Paris plans to tripe parking rates for large SUVs

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Nearly 55 percent of voters agreed to increase the fee for large and heavy vehicles...

You might want to think twice before driving your enormous SUV into Paris. Residents of the City of Light have voted to triple the fee for parking excessively large and heavy vehicles, according to Bloomberg. The city's mayor, Anne Hidalgo, hopes that the significant price increase will help reduce pollution in the city.

The increase in price is the result of a referendum held on Sunday. Nearly 55 percent of voters agreed to increase the price for parking "heavy, bulky, and polluting cars" in the city center to €18 (19.35 dollars at today's exchange rate) per hour and €12 (12.91 dollars) per hour in the surrounding areas. That's triple what it costs to park smaller, less impressive vehicles on the city streets (the rates used to be the same).

Although some said the referendum targeted crossovers and SUV models, the new fee is based on weight, not class, according to Autoblog. The new price won't take effect unless your diesel, gasoline, or hybrid vehicle weighs over 1,600 kilograms. So, if you were planning to drive around Paris in a BMW X7, Land Rover Defender, or Mercedes-Benz G-Class — all vehicles weighing more than 2,500 KG — you should expect to pay a significant amount of money if you want to stop.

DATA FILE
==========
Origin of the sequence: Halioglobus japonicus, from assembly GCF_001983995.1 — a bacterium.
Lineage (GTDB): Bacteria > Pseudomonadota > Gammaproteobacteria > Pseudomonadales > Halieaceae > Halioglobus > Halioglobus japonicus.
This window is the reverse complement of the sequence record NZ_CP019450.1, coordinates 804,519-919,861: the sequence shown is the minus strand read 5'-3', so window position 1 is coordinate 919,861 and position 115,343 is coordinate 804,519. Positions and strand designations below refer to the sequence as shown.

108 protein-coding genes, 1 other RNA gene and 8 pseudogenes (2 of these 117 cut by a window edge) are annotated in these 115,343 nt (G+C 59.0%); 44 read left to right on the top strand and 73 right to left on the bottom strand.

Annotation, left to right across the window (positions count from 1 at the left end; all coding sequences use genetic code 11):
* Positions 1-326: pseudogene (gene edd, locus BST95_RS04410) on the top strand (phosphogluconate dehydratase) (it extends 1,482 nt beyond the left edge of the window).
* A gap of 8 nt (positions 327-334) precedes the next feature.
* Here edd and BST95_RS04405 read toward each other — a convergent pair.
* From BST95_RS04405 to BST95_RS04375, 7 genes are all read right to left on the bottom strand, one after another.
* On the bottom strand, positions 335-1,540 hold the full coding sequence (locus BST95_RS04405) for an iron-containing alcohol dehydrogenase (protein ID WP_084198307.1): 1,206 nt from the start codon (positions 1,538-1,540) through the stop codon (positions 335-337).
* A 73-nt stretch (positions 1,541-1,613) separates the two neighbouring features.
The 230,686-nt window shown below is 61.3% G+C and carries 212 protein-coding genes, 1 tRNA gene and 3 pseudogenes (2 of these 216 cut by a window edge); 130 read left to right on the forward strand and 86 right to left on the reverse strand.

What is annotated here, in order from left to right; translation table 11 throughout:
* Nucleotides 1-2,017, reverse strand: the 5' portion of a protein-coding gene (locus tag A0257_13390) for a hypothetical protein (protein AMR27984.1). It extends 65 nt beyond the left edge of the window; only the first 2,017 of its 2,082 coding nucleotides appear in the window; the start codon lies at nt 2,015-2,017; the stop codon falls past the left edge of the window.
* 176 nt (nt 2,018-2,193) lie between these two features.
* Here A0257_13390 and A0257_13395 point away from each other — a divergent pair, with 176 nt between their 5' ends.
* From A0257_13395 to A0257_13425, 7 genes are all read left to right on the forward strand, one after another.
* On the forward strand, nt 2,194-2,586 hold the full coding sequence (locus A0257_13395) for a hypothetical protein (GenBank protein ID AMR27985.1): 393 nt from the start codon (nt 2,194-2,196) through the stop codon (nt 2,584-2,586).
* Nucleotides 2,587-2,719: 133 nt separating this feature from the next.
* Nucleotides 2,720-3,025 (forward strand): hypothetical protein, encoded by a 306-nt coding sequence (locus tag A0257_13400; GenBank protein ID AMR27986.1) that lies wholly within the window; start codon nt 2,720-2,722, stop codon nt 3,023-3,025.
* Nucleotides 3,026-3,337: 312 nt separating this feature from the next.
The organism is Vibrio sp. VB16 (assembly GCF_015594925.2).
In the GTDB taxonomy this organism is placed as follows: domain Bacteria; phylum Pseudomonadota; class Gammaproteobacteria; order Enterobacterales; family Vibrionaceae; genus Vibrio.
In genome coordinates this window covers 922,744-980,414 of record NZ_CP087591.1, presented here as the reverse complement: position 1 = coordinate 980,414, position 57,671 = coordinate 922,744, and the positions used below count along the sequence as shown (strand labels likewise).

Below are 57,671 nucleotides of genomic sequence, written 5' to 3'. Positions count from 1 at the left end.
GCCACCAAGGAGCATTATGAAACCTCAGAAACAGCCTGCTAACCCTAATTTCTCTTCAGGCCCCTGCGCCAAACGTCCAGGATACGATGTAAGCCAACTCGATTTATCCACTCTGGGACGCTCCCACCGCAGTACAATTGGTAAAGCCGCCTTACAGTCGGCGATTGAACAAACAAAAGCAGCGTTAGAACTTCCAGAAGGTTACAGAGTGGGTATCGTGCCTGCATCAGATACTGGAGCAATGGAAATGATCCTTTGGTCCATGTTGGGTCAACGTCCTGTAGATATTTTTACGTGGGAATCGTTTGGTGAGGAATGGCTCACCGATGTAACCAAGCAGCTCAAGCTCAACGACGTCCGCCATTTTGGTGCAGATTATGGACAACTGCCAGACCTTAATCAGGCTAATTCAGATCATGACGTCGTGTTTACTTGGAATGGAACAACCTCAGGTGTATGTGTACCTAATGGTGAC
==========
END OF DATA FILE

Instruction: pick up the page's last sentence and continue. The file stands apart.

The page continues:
There's a bit more flexibility for electric vehicles – you are required to pay the higher parking fee if your vehicle weight exceeds 2,000 kilograms. That means anyone driving a GMC Hummer EV or both Rivian EV models, R1T and R1S SUVs, will be affected by the increase. None of these vehicles are currently available in Europe — although that could change sooner or later — but the Rolls-Royce Spectre is. The British marque's first battery-powered super coupe weighs over 3,250 kilograms.

It's easy to think of giant SUVs as a distinctly American phenomenon, but these models are popular worldwide, including in France. Sales of this vehicle class have increased sevenfold in the last decade and now account for 40 percent of new vehicles sold in the country, according to Bloomberg. If more of them had come out to vote against the referendum, they might not be facing higher parking rates now. Only 78,000 of the city's 1.3 million residents showed up to vote on Sunday.

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